Chapter 12: Step 6: The Workout Plan
All my plans had succeeded beyond my expectations.
Results of Step 1: The Food Plan, included a total commitment to eating healthy foods and maintaining the minimal portion sizes needed to remain healthy enough to perform my job, my family obligations and my workouts. Maybe I overdid the food plan in the minimal lunches I ate, but I knew my body and I knew the depths of my limitations. I had completely changed my mindset about eating and revolved all consumption around need, rather than desire.
I had successfully executed Step 2: The Measurement Plan, maintaining meticulous records of my weight each day including how many miles I ran, my average monthly weight, my average weight loss month over month, my average daily mileage and my total average monthly mileage. I had goals of running 60 miles per month including an average of 7.5 miles or more per run and conducting more than 1,000 push-ups per week. I tracked all of this in a spreadsheet and logged data every day with graphs and charts to quickly show my trends and my progress against the goals I had set for myself.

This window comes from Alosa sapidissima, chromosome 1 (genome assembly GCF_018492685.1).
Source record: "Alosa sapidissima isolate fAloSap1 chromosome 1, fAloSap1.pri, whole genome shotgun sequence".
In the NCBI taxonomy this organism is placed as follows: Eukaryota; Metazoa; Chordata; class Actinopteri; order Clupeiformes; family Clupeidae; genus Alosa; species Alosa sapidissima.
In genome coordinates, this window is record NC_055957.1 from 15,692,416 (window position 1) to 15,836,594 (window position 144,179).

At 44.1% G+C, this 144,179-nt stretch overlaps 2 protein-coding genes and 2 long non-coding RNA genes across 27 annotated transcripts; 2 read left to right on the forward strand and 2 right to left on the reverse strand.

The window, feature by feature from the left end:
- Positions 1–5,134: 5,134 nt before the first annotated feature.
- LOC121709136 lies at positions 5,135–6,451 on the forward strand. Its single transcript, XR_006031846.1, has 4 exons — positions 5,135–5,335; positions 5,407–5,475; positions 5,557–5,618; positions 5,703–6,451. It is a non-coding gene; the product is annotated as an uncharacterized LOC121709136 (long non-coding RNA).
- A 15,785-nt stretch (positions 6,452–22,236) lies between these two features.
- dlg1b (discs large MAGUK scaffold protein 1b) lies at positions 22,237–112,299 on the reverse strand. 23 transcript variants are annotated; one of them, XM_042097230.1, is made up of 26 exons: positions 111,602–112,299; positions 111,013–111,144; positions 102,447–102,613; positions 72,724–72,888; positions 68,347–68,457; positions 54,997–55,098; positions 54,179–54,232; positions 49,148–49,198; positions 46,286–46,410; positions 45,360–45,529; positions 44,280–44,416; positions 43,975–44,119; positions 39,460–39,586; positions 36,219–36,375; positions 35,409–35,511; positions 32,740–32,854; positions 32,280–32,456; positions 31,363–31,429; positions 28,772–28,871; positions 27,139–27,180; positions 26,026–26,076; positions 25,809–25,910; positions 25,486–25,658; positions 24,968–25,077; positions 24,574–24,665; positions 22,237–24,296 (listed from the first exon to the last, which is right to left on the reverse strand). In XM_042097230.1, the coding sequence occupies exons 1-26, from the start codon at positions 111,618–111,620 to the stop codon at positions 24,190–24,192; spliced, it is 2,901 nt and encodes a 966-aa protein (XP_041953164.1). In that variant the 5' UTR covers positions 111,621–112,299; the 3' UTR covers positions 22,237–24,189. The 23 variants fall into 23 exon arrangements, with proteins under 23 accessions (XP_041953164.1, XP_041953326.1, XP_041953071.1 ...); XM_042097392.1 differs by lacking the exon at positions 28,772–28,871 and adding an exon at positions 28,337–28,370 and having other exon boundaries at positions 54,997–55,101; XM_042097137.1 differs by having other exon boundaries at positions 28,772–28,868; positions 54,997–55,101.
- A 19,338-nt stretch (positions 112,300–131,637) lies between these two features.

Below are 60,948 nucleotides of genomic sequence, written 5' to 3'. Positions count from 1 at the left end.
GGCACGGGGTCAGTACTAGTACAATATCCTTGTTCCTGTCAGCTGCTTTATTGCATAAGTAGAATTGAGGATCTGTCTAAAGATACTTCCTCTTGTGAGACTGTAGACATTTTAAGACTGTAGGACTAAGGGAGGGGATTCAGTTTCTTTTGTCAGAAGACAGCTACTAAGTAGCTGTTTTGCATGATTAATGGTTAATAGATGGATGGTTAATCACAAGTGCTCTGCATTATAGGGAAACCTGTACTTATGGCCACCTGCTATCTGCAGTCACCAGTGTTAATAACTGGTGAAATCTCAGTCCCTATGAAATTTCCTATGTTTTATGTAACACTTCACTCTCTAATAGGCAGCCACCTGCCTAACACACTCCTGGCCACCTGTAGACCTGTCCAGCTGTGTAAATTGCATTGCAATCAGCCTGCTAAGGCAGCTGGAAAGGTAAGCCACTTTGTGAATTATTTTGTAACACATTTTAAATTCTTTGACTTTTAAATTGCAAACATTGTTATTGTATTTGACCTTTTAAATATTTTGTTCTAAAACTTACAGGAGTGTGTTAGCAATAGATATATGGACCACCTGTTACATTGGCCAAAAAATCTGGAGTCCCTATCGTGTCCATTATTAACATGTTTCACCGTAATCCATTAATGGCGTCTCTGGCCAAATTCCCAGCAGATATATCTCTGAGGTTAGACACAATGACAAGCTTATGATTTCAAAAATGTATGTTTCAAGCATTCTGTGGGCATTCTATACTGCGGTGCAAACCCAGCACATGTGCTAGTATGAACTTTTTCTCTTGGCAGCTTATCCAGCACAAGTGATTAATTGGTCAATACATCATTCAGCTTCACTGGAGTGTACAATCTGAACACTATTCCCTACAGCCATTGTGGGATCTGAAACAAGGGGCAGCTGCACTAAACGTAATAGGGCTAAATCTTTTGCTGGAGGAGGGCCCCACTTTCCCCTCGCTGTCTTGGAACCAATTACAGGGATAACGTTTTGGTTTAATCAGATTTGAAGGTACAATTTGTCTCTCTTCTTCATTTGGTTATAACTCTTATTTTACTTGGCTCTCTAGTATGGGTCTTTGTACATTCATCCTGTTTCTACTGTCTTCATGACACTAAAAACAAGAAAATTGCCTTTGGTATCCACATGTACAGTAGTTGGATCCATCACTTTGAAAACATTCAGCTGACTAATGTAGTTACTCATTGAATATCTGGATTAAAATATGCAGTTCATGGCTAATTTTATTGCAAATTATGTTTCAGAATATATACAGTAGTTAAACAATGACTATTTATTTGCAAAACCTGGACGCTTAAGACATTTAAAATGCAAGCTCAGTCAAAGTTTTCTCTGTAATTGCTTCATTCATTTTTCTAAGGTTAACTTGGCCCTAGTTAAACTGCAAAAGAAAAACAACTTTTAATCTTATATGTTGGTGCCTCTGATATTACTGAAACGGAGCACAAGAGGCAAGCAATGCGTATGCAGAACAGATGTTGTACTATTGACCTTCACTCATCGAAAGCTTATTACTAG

I had become nearly perfect at understanding how each ounce of food affected my weight and how each unit of physical effort and exertion impacted my calorie burndown. I could stand on the scale at any hour of the day and predict within two tenths of a pound what I would weigh.
I had not backed down from Step 3: The Exercise Plan, hitting all the expected targets from the measurement plan and continuing to push myself beyond expectations. I even ran in another road race in the early Fall, coming in 14th place out of 750 competitors, averaging 6:30 minute miles and again, finishing fourth in my age division.